In addition to her work at NIIMBL, she’s pursuing a Master’s degree in Bioinformatics. Bioinformatics is an interdisciplinary field that incorporates numerous software and programming tools, including machine learning and artificial intelligence. Rachel is learning how to analyze and interpret large complex biological data, such as genomic and DNA sequencing data. 

“Bioinformatics combines computer programming, data science, and biology.” she adds. “I now have the opportunity to learn and to be involved in a variety of different aspects of biopharmaceutical manufacturing.”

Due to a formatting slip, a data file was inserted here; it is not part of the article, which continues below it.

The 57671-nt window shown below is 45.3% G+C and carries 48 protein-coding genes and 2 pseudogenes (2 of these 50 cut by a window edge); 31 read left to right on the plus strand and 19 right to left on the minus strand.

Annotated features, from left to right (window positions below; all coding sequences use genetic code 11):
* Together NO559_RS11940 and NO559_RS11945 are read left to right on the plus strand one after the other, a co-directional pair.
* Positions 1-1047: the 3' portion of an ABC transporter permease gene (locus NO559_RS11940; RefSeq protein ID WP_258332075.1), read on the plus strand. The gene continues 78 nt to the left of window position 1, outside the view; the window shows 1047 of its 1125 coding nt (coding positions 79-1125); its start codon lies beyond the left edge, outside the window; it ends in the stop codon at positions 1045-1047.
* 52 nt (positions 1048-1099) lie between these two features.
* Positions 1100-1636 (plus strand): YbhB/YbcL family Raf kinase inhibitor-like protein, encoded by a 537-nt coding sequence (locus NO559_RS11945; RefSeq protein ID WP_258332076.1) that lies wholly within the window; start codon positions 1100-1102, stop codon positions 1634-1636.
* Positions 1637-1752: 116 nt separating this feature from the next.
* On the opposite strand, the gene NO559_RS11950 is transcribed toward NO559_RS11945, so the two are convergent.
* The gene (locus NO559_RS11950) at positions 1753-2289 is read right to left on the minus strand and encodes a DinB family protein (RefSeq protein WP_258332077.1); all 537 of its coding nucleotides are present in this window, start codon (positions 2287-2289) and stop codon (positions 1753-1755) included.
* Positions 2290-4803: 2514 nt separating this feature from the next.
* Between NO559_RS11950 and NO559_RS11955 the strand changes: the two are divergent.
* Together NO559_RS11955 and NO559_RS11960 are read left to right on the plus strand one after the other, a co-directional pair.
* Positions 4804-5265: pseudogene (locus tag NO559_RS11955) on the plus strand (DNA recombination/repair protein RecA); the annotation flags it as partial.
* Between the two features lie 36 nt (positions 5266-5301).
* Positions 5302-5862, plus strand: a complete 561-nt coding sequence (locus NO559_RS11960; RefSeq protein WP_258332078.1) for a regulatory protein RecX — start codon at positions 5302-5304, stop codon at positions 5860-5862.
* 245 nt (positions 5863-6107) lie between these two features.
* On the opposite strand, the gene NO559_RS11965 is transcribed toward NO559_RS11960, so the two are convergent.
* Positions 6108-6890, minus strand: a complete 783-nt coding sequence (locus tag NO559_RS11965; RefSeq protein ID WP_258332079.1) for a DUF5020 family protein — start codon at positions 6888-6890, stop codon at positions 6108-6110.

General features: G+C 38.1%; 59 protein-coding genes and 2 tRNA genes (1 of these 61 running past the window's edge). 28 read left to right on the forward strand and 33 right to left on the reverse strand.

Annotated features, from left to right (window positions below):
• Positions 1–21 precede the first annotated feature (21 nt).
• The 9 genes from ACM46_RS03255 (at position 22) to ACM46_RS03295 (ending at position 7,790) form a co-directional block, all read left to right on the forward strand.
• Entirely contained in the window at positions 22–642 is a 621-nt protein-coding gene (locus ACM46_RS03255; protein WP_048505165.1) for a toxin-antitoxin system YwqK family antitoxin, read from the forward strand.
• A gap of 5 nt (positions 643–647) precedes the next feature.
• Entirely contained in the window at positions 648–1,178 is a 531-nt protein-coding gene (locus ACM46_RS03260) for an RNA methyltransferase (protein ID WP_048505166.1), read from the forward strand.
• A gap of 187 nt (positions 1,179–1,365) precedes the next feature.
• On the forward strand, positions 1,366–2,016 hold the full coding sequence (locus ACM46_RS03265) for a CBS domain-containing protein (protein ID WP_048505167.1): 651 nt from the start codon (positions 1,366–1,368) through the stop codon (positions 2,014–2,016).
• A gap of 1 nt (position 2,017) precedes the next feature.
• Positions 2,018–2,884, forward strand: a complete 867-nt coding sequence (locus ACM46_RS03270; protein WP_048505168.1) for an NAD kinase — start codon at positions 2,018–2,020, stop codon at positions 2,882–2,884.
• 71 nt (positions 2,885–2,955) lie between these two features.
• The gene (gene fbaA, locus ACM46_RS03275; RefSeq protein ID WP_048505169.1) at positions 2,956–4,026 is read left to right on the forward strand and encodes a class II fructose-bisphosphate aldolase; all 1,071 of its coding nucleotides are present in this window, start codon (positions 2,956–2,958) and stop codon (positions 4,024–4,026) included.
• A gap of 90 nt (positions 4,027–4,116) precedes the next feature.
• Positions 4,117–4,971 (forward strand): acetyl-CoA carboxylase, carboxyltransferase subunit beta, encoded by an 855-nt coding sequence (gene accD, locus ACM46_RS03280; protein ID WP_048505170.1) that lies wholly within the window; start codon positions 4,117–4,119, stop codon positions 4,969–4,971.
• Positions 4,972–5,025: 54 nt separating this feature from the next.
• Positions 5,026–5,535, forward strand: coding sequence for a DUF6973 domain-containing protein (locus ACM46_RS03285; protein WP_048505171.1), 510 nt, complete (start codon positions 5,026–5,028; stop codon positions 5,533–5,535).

Graphic of Rachel Swamy's perfect day listing learn something new in the lab, hit the gym at OrangeTheory, and go shopping.
Photo of Rachel Swamy in a dress

Collaboration Instead of Competition

Rachel says people are surprised to hear that researchers from different pharmaceutical companies are working together at the institute to advance manufacturing processes. She says some of the biggest players in the pharmaceutical industry are collaborating with her team at the manufacturing level for one common goal: Advancing manufacturing capabilities, so medicine can get to patients more effectively.

“It might seem strange to think of these big pharmaceutical companies working together for one common goal,” she says. “But that’s exactly what our member companies are doing here at the institute.”

Rachel says this collaboration is helping establish a test bed for pharmaceutical companies to see new manufacturing technologies in the lab and test them out, with hope that they’ll adopt these technologies within their industry.